05 Oct Food can be a real pain in your…
We’re accustomed to seeing dietary guidelines from entities like the American Heart Association and the American Diabetes Association, because it makes sense, right? Our diet impacts our blood pressure, cholesterol, heart health, blood sugar, diabetes risk. Of course.
But now it appears that the Academy of Integrative Pain Management (AIPM) will be releasing their own food guidelines soon.
Huh? What does diet have to do with pain?
According to Dr Robert Bonakdar, director of pain management at the Scripps Center for Integrative Medicine in La Jolla, California, nutrition can affect pain through many mechanisms. “Diet can influence inflammation, shift the microbiome, modulate the immune system, improve joint function, eliminate pain triggers, and reduce deficiencies.”
This basically means that the foods we choose to eat impact how inflamed we are, what types of microbes live in our bellies (beneficial or harmful), how reactive our immune systems are (many painful conditions are triggered by auto-immunity), and how achy our joints are.
The Standard American Diet (SAD) is woefully lacking in vegetables, fruits, fiber, and healthy fats. In other words, real food. Roughly 60% of the SAD consists of processed foods. Eating this way ramps up markers of inflammation, like C-reactive protein (CRP). Elevated CRP has been linked to pain intensity–the higher the CRP, the greater the pain severity.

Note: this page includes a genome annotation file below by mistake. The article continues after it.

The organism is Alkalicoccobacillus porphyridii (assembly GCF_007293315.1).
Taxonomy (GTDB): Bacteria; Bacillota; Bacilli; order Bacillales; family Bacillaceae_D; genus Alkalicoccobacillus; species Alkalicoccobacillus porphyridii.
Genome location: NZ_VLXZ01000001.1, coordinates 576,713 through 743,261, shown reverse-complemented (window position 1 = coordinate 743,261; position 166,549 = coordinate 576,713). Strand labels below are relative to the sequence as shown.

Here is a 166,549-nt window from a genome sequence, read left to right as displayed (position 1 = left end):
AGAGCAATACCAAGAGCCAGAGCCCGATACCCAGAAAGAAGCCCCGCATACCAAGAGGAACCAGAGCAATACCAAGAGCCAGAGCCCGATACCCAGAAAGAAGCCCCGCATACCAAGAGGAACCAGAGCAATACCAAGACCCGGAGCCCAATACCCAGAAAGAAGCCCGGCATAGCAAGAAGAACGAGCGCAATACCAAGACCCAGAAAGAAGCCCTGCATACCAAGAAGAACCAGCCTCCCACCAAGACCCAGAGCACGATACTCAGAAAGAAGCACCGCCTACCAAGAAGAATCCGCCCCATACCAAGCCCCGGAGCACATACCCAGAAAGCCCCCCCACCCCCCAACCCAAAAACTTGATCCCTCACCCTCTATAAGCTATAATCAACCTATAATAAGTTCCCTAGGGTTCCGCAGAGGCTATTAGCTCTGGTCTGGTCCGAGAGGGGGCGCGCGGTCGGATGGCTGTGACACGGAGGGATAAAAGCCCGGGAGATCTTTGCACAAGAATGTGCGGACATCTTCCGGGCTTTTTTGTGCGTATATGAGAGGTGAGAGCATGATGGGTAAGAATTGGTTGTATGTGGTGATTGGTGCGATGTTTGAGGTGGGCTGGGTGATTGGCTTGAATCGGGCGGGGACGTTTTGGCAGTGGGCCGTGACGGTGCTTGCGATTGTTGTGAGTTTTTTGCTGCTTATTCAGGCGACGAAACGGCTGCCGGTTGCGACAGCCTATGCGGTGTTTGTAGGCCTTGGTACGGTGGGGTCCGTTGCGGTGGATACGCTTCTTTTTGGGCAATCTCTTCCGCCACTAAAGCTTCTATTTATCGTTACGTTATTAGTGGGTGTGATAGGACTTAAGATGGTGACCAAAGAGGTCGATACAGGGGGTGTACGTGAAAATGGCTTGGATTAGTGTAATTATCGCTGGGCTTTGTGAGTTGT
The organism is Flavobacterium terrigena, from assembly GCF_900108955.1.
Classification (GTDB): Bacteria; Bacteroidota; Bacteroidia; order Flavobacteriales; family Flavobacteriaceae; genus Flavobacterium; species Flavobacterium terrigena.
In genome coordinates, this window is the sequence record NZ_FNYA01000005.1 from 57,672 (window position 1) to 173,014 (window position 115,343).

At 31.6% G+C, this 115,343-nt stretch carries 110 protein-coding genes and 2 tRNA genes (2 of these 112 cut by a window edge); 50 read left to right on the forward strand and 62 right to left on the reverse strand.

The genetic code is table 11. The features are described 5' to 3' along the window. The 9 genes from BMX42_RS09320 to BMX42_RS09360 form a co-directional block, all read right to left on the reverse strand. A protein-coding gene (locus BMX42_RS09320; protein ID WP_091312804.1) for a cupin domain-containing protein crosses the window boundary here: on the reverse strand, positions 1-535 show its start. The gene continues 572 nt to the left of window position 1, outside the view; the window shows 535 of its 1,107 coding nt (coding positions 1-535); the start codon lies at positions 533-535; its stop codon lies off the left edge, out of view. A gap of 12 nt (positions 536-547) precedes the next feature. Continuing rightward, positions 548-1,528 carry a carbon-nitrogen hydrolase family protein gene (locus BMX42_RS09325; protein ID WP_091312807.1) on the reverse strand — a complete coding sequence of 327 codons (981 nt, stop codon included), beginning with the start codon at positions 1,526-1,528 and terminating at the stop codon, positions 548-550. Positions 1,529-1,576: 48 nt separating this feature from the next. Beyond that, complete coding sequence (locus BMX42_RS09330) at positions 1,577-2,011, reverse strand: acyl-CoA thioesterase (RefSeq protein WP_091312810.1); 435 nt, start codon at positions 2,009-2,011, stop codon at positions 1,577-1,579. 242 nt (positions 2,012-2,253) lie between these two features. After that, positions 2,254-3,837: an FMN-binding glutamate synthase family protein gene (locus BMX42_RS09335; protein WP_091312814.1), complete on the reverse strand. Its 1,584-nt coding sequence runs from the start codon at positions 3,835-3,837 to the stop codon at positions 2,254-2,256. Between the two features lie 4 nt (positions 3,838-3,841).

Dr Bondakar also points out that highly processed foods can excite mast cells, causing them to release potent inflammatory mediators like histamine and cytokines. Over-excited mast cells are linked to migraine, fibromyalgia, and nerve pain.
To put it simply, we get out what we put in. If we eat toxic, pro-inflammatory foods we’re more likely to end up with pain and inflammation.
The opposite also applies: vegetables, healthy fats, whole fruit, fiber, clean protein (again, REAL FOOD) can reduce pain and inflammation. These types of foods can also shift the microbiome (gut bugs) to a more beneficial and diverse population.
There is certainly a question around grains when it comes to inflammatory conditions. While I think many healthy people can tolerate and even benefit from whole grains, there are many conditions driven by inflammation that most likely benefit from eliminating grains. People with thyroid issues, autoimmune conditions, arthritis, celiac, non-celiac gluten sensitivity, multiple sclerosis, or any issue driven by inflammation often feel much better when they eliminate grains.
Bottom line: we can’t just think of pills as the only remedy for pain. They do very little if anything to address the origin of the problem, and often come with dangerous risks. Food really can make a difference either way: it can generate more pain, or it can actually help ease it.